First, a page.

Pickerings Lifts is delighted to be supporting National Apprenticeship Week 2019, we are committed to the recruitment of apprentices, offering them the opportunity to learn our business and benefit from first-class training.
The 12th annual National Apprenticeship Week, will run from 4 to 8 March and is a celebration of apprentices.
Apprenticeships are a fantastic way to start your career. You get the opportunity to learn on the job, work alongside some fantastic people with years of experience and gain a lot of useful qualifications… all while getting paid!
Here at Pickerings Lifts, we are dedicated to growing and nurturing our apprentices, and we have been doing so since we opened our doors in 1854.
So… What does it take to get a young person through their apprenticeship, and who else is involved? Let’s find out…
Our apprentices come to us a variety of different ways. Some start with us after they finish college, others may try a different career path and decide that it is not right for them.
Some of our engineering apprentices start because they have a friend or family member who is a lift engineer and has recommended it as a career to them. In fact… We have several father/son engineers across the country!
Apprenticeships last three years, with engineering apprentices then becoming fully-qualified lift repair engineers.
If they stay with Pickerings Lifts they will get their own van and engineering route to look after. They may even decide go into management in the future.
We recruited three engineering apprentices in 2018, and are looking to recruit even more in 2019.
Our newest apprentices are working on their qualifications and going out with engineers on callouts and repairs.
Which leads us to…
All our engineering apprentices are partnered up with a qualified engineer. When the apprentice is not at college, they go out with their engineer on their route, helping them service and repair lifts, picking up skills and knowledge as they go.
Many of our qualified engineers started out as apprentices too, so they know the importance of training their young protégés well, answering their questions and mentoring them through their new roles.
As one of our engineers said: “I’ve worked alongside several apprentices while I’ve been here and I try and teach them all the best I can.
“If an apprentice has the right attitude, is willing to work hard and learn, then they have the makings of a really good engineer.”
Our engineering apprentices report to our Customer Support Managers (CSMs). Our CSMs take responsibility for all engineers and apprentices in their allocated region.
Most of our CSMs were former engineers, so they know exactly what our apprentices are going through, and what support they need to be successful in their burgeoning careers.
CSMs will regularly meet with their apprentices to see how they are getting on, both at college and with the engineers, arranging additional help and support if needed.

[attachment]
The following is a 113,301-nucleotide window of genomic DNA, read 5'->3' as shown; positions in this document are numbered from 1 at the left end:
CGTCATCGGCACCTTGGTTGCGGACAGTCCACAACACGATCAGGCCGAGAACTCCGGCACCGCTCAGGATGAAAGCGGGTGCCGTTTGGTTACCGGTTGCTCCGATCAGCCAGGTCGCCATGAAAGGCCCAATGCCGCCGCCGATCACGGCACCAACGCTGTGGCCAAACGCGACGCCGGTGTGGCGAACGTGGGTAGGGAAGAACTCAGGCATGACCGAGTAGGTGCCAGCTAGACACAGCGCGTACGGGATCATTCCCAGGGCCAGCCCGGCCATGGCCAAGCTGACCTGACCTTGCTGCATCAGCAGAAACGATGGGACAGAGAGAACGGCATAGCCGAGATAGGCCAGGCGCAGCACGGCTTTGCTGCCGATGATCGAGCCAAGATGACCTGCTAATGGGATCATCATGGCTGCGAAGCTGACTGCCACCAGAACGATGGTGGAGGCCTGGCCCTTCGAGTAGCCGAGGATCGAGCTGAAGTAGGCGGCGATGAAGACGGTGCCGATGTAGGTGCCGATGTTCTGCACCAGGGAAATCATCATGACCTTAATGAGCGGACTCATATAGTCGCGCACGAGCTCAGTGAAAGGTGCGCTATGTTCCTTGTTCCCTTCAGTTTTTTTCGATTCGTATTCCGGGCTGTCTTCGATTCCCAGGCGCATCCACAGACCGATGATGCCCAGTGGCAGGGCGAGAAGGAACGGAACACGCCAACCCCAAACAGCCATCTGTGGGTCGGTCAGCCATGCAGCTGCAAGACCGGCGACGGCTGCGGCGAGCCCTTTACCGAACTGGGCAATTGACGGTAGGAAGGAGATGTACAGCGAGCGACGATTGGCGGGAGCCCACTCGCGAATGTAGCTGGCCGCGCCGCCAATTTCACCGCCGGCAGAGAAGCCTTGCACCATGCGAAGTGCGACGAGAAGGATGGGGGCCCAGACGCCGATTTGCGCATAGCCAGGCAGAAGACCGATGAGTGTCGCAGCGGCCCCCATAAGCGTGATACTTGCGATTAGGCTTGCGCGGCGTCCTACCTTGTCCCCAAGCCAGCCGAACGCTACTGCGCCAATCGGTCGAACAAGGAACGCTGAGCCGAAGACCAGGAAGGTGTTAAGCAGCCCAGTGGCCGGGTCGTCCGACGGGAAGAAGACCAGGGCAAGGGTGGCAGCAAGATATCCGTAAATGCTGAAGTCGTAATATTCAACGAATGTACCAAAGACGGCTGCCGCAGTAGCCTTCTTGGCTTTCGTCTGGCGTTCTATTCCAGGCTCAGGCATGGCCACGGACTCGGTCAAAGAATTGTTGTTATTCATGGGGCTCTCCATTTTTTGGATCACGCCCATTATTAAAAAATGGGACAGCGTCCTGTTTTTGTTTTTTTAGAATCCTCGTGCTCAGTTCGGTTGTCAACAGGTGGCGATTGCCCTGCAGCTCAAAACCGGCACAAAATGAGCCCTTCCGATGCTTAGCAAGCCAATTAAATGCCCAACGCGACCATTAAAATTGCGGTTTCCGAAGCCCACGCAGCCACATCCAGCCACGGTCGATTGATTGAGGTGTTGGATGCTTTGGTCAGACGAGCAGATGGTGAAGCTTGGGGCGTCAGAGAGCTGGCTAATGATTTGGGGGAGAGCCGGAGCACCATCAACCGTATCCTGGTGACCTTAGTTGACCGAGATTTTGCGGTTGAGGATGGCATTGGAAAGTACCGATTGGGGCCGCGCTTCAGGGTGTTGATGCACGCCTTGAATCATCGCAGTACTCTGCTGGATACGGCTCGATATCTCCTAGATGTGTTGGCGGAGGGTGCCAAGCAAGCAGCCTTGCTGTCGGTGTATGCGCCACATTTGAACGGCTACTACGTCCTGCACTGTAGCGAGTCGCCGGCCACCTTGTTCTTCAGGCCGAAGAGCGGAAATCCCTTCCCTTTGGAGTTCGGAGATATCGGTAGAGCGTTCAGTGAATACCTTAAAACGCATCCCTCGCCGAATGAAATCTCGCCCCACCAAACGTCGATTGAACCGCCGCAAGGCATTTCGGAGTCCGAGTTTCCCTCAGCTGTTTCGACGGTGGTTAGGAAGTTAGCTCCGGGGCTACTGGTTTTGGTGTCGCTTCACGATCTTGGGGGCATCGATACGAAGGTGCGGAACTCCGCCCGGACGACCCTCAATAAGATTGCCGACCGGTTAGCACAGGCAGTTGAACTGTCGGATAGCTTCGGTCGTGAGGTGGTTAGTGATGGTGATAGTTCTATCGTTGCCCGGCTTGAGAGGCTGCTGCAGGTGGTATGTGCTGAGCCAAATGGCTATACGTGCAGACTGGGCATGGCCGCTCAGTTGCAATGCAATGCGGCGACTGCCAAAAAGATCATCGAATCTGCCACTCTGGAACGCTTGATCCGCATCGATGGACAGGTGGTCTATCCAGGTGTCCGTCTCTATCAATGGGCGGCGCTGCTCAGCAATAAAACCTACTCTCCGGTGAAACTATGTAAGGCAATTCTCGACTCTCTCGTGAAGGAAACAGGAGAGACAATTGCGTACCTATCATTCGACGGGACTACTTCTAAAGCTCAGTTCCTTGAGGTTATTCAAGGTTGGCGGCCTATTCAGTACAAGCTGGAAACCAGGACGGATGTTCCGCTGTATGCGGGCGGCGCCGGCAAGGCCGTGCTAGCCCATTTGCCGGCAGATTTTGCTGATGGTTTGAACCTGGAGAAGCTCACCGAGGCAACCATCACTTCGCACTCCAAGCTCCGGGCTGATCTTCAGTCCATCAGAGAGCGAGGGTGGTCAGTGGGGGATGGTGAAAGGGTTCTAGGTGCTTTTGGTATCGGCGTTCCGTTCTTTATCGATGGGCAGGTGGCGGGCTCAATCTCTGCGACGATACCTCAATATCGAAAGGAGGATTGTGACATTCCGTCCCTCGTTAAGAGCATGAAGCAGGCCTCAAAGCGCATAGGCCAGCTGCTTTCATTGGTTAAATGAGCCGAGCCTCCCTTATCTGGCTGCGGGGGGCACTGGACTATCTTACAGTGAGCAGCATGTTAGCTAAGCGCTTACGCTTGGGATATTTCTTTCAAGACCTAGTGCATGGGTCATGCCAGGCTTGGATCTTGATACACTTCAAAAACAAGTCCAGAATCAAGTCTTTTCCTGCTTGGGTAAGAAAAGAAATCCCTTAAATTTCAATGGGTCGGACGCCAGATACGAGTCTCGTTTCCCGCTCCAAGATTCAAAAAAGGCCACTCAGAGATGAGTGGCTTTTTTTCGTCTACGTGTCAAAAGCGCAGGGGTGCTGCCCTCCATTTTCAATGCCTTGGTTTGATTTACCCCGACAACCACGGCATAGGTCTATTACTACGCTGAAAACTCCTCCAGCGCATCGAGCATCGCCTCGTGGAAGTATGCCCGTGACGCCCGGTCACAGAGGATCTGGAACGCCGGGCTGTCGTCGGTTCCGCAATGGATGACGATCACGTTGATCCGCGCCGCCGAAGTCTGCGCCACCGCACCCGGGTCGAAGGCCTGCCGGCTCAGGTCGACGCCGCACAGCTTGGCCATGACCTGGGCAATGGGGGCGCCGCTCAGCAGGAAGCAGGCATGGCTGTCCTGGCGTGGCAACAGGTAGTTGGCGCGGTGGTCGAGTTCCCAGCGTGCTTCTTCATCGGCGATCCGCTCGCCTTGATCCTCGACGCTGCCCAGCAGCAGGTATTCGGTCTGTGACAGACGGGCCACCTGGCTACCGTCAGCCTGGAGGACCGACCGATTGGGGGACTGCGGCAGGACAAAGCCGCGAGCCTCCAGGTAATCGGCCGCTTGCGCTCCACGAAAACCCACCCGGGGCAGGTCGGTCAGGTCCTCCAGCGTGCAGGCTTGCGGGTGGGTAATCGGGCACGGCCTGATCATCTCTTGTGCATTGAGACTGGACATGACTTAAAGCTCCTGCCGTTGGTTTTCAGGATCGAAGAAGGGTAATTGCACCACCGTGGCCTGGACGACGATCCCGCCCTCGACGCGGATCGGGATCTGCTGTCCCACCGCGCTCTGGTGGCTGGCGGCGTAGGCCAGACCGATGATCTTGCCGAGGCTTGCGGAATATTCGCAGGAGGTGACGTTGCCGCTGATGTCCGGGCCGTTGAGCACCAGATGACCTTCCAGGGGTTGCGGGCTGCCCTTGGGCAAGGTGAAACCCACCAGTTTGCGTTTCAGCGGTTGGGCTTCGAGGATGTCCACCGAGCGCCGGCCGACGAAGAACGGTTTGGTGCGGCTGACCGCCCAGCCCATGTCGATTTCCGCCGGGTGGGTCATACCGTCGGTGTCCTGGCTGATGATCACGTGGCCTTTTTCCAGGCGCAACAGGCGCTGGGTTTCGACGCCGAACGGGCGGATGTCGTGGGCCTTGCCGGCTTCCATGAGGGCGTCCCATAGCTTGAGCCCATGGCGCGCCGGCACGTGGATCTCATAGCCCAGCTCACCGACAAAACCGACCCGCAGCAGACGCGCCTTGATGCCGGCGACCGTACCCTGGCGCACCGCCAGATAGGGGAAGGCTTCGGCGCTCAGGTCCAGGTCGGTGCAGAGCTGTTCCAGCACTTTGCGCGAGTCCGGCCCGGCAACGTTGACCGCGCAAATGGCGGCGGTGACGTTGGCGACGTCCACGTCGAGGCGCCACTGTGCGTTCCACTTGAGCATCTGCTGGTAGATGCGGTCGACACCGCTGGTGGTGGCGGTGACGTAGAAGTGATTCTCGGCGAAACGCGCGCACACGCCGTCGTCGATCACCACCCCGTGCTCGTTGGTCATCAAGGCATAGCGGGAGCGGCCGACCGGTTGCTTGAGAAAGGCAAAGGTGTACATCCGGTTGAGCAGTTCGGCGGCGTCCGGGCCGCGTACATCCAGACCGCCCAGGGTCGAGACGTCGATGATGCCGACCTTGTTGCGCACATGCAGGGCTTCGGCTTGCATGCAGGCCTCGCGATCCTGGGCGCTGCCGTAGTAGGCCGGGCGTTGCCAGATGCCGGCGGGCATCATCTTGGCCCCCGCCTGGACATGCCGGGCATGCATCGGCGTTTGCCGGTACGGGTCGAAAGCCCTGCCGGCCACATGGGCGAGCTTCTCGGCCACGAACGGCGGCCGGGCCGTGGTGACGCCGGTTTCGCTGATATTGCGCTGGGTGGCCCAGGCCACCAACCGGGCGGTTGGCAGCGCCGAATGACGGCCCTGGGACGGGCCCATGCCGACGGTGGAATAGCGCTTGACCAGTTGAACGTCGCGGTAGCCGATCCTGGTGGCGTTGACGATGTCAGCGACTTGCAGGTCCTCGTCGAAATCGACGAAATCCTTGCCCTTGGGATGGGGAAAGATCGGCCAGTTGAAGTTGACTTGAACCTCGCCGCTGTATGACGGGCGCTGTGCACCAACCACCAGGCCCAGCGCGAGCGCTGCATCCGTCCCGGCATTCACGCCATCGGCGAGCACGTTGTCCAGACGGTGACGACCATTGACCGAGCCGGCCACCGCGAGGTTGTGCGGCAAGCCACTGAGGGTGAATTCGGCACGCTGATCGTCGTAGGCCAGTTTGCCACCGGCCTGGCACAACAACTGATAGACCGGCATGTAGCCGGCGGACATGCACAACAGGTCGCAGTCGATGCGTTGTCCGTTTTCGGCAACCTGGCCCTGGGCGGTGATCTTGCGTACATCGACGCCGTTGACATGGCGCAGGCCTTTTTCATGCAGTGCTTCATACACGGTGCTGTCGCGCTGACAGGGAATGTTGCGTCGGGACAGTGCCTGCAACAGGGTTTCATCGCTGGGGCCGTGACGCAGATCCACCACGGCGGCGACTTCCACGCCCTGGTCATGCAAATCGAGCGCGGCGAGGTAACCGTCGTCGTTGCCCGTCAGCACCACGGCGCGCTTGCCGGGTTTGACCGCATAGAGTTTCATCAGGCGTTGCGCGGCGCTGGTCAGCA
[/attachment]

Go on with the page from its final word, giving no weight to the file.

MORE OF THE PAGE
THE SUPPORT TEAMS
Although the apprentice will have the most contact time with engineers and their CSM, all other staff at Pickerings Lifts play an important part too.
From the administration staff at the regional offices who let the apprentice know which callouts they are helping out on, through to the HR team that arranges and facilitates their training and the IT team who kit our apprentices out with the phones and tablets that enable them to do their jobs, everyone in the company has a part to play!
We work alongside specialist training providers to train our apprentices up and award them their National Vocational Qualifications (NVQs).
All our qualified lift repair engineers need to be trained to at least NVQ Level 3, and this is the qualification that our apprentices work towards through their three years with us.
Apprentices study for their NVQ ‘on the job’ while they are working alongside our engineers, gathering the evidence that they need to sign off on their qualification as they go, using an app on their tablet to record and log the work they have done in an online portfolio.
They regularly meet with an assessor, who reviews the work they have done, ensuring the apprentice is on track to achieve their qualification.
As well as ‘on the job’ training, the apprentice attends their local college on a regular basis to study for additional qualifications, as well to learn parts of their role that they may not be able to do on callouts (for example, how to create and understand engineering drawings).
They work alongside the teachers at the college (who may have been engineers before they decided to go into the education sector) to go through their work and ensure that they are safe to go out with our qualified engineers.
So as you can see… it takes a wide range of people to help and support an apprentice… from newbie through to qualified engineer!